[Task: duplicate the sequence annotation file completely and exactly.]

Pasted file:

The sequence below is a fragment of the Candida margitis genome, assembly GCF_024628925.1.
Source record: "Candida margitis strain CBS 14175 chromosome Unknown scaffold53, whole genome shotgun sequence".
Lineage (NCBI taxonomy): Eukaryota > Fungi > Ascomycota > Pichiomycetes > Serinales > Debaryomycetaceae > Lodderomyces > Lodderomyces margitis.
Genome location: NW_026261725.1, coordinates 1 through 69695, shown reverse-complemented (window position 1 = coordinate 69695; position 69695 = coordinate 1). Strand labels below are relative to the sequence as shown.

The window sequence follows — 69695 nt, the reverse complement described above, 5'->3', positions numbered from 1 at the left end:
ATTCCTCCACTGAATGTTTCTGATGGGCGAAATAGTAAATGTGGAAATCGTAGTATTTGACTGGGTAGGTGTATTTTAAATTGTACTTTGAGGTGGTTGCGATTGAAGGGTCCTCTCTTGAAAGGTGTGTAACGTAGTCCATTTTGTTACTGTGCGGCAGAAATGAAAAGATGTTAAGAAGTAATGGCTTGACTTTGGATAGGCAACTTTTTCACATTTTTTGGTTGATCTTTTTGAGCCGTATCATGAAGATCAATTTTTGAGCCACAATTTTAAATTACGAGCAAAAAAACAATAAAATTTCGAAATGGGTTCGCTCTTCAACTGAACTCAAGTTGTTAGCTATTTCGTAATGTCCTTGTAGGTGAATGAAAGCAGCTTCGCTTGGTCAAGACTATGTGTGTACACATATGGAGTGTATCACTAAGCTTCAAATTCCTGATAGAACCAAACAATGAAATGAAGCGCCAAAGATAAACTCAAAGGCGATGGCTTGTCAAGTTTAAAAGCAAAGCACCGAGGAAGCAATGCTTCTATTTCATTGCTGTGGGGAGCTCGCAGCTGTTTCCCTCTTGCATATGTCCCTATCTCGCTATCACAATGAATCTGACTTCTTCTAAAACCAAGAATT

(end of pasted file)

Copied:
The sequence below is a fragment of the Candida margitis genome, assembly GCF_024628925.1.
Source record: "Candida margitis strain CBS 14175 chromosome Unknown scaffold53, whole genome shotgun sequence".
Lineage (NCBI taxonomy): Eukaryota > Fungi > Ascomycota > Pichiomycetes > Serinales > Debaryomycetaceae > Lodderomyces > Lodderomyces margitis.
Genome location: NW_026261725.1, coordinates 1 through 69695, shown reverse-complemented (window position 1 = coordinate 69695; position 69695 = coordinate 1). Strand labels below are relative to the sequence as shown.

The window sequence follows — 69695 nt, the reverse complement described above, 5'->3', positions numbered from 1 at the left end:
ATTCCTCCACTGAATGTTTCTGATGGGCGAAATAGTAAATGTGGAAATCGTAGTATTTGACTGGGTAGGTGTATTTTAAATTGTACTTTGAGGTGGTTGCGATTGAAGGGTCCTCTCTTGAAAGGTGTGTAACGTAGTCCATTTTGTTACTGTGCGGCAGAAATGAAAAGATGTTAAGAAGTAATGGCTTGACTTTGGATAGGCAACTTTTTCACATTTTTTGGTTGATCTTTTTGAGCCGTATCATGAAGATCAATTTTTGAGCCACAATTTTAAATTACGAGCAAAAAAACAATAAAATTTCGAAATGGGTTCGCTCTTCAACTGAACTCAAGTTGTTAGCTATTTCGTAATGTCCTTGTAGGTGAATGAAAGCAGCTTCGCTTGGTCAAGACTATGTGTGTACACATATGGAGTGTATCACTAAGCTTCAAATTCCTGATAGAACCAAACAATGAAATGAAGCGCCAAAGATAAACTCAAAGGCGATGGCTTGTCAAGTTTAAAAGCAAAGCACCGAGGAAGCAATGCTTCTATTTCATTGCTGTGGGGAGCTCGCAGCTGTTTCCCTCTTGCATATGTCCCTATCTCGCTATCACAATGAATCTGACTTCTTCTAAAACCAAGAATT